As the holidays roll by, the end of the year is a good time to take stock of the changes that have occurred in your family and the plans you should make for your children’s future. Here are a few items to consider from a legal perspective.
Superfund College Savings
A 529 college savings plan provides the great benefit of tax-free investment gains on account balances. Normally, contributions are limited to $14,000 per year before triggering the federal gift tax. However, if you are receiving a year-end bonus, or if grandparents or other relatives would like to contribute a large amount to your kids’ accounts, federal law allows making up to five years’ worth of contributions in advance without incurring any gift tax liability.
With strategic timing of contributions in December and January, this allows up to $84,000, per donor, per child, to be added to college savings accounts and to start accruing those tax-free gains. That’s quite a head start!
New Additions to Your Family
If you’ve had a child in the last year – or the last few years – and you do not have a will, putting one in place should be a top priority. A will is the only place to designate a choice of guardians for your children, and to ensure that a surviving spouse will be financially protected.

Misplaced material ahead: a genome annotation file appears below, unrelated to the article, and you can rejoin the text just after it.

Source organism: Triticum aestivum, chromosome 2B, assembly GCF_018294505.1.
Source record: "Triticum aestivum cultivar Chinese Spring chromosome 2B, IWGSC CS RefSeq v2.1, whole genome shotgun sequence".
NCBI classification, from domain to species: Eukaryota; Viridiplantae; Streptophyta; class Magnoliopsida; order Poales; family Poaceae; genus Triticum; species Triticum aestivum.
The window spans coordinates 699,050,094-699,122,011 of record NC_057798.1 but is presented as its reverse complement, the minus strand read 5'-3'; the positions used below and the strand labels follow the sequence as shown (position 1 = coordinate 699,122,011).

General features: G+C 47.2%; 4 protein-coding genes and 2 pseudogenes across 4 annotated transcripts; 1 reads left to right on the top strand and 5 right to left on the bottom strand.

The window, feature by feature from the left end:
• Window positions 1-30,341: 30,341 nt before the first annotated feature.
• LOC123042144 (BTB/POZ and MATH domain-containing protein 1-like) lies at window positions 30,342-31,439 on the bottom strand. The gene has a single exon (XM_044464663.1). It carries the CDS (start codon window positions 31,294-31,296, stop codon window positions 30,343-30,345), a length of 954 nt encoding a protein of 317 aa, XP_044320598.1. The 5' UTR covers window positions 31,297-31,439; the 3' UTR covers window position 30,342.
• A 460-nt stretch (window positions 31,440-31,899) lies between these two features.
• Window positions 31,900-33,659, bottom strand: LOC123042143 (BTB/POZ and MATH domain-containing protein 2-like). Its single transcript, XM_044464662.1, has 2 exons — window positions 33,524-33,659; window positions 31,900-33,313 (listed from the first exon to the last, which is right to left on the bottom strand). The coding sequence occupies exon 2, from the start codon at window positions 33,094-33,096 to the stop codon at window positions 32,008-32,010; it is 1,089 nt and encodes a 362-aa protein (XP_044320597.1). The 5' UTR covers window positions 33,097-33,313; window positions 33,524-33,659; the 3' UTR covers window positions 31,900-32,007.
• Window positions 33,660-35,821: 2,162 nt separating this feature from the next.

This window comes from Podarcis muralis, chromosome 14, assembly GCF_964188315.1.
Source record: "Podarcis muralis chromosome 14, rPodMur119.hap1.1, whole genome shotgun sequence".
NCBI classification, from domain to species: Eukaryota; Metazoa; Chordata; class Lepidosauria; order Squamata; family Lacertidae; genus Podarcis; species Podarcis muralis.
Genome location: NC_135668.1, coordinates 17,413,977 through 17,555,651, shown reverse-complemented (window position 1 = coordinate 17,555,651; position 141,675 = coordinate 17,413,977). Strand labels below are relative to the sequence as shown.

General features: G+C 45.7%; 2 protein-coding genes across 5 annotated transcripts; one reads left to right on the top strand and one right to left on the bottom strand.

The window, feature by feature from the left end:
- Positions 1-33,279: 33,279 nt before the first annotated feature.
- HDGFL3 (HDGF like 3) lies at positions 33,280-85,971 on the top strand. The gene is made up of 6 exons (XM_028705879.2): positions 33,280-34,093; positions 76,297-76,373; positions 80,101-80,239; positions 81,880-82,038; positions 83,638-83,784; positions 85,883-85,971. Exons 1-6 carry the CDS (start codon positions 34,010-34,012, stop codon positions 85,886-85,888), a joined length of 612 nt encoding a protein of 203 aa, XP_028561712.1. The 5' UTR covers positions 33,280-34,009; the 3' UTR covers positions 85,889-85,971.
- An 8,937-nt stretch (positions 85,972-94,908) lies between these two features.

Under Georgia law, when there is no will, a surviving parent of two or more children receives only about one-third of the assets that pass through the estate. The other two-thirds is inherited by the children, and they would have complete control of the assets upon reaching age 18.
Having a will enables you to exercise your choice of guardian and ensures that the surviving spouse would have control of the family assets – as most people intend.
If Georgia Is Your New Home
If you moved to Georgia in 2016, you should prepare to file two state income tax returns – one for your previous state of residence and one for Georgia. It is also a good idea to review your choice of health care agent, financial power of attorney, and guardian for children. You may want to name local family members or trusted friends in these roles to ensure that they would be able to step into an emergency situation without delay.
If your estate planning documents were prepared in another state, you should have them reviewed to ensure that they comply with Georgia law.
By addressing these potential action items, you will be able to begin 2017 with the peace of mind that your family has a solid plan for the future.